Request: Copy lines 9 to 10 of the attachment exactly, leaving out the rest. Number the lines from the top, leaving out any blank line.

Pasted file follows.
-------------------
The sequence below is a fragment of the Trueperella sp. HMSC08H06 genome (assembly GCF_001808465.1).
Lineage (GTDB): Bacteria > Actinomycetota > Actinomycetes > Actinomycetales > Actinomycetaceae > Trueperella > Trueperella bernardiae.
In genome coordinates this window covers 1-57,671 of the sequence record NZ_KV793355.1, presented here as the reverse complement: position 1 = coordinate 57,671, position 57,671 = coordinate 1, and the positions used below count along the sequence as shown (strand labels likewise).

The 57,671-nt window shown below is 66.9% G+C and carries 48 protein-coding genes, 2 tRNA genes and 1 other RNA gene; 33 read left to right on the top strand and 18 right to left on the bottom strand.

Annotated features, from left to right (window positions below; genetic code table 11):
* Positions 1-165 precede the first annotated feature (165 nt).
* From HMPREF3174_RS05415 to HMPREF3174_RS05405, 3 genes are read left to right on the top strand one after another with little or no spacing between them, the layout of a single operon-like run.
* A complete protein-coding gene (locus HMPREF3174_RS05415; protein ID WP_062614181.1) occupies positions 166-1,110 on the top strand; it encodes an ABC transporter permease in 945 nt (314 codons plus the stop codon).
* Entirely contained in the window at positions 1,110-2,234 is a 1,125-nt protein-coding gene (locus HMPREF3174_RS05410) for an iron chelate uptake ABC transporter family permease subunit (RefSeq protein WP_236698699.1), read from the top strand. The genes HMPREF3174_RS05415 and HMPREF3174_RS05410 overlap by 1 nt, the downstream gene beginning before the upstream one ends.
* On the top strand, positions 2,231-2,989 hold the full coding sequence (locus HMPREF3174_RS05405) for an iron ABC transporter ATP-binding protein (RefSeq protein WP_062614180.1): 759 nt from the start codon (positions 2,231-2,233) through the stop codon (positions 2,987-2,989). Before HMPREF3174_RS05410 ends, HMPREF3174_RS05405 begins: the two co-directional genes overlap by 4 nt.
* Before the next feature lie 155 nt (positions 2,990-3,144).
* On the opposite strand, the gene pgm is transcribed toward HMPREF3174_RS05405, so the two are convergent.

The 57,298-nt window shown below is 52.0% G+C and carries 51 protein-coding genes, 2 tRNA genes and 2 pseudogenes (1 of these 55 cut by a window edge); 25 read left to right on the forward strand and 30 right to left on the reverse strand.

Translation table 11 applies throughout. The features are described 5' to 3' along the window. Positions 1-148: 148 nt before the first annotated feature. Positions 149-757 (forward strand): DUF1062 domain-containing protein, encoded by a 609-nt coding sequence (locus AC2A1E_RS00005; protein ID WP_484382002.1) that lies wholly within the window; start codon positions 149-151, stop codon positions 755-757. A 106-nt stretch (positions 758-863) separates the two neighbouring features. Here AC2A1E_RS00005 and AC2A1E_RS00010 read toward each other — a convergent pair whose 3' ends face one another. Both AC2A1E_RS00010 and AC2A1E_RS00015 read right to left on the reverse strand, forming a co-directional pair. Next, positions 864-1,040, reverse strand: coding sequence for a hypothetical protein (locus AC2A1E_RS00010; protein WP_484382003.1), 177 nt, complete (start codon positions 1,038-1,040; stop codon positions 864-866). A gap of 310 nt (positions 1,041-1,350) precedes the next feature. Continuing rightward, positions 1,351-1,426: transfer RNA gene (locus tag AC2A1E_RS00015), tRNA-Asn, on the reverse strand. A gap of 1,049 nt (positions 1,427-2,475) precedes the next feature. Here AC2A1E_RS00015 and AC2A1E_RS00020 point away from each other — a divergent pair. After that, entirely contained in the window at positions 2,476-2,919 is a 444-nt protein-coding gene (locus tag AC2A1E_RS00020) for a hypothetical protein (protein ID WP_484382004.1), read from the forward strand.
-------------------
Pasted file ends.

* Entirely contained in the window at positions 1,110-2,234 is a 1,125-nt protein-coding gene (locus HMPREF3174_RS05410) for an iron chelate uptake ABC transporter family permease subunit (RefSeq protein WP_236698699.1), read from the top strand. The genes HMPREF3174_RS05415 and HMPREF3174_RS05410 overlap by 1 nt, the downstream gene beginning before the upstream one ends.
* On the top strand, positions 2,231-2,989 hold the full coding sequence (locus HMPREF3174_RS05405) for an iron ABC transporter ATP-binding protein (RefSeq protein WP_062614180.1): 759 nt from the start codon (positions 2,231-2,233) through the stop codon (positions 2,987-2,989). Before HMPREF3174_RS05410 ends, HMPREF3174_RS05405 begins: the two co-directional genes overlap by 4 nt.